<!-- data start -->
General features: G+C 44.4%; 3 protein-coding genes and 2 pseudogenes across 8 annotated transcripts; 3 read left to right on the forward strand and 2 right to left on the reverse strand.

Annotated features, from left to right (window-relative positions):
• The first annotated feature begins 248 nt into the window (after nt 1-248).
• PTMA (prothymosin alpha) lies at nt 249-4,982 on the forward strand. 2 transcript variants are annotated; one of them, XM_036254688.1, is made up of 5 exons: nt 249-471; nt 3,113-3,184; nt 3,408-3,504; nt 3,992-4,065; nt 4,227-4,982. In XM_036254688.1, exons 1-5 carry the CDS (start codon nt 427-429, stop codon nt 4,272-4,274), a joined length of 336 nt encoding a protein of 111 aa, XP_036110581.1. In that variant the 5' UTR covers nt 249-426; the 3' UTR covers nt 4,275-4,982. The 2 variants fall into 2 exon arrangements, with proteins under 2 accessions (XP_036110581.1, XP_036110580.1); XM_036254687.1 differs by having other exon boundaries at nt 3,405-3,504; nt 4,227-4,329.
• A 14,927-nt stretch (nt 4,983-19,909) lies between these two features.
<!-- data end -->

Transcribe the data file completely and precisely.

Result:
General features: G+C 44.4%; 3 protein-coding genes and 2 pseudogenes across 8 annotated transcripts; 3 read left to right on the forward strand and 2 right to left on the reverse strand.

Annotated features, from left to right (window-relative positions):
• The first annotated feature begins 248 nt into the window (after nt 1-248).
• PTMA (prothymosin alpha) lies at nt 249-4,982 on the forward strand. 2 transcript variants are annotated; one of them, XM_036254688.1, is made up of 5 exons: nt 249-471; nt 3,113-3,184; nt 3,408-3,504; nt 3,992-4,065; nt 4,227-4,982. In XM_036254688.1, exons 1-5 carry the CDS (start codon nt 427-429, stop codon nt 4,272-4,274), a joined length of 336 nt encoding a protein of 111 aa, XP_036110581.1. In that variant the 5' UTR covers nt 249-426; the 3' UTR covers nt 4,275-4,982. The 2 variants fall into 2 exon arrangements, with proteins under 2 accessions (XP_036110581.1, XP_036110580.1); XM_036254687.1 differs by having other exon boundaries at nt 3,405-3,504; nt 4,227-4,329.
• A 14,927-nt stretch (nt 4,983-19,909) lies between these two features.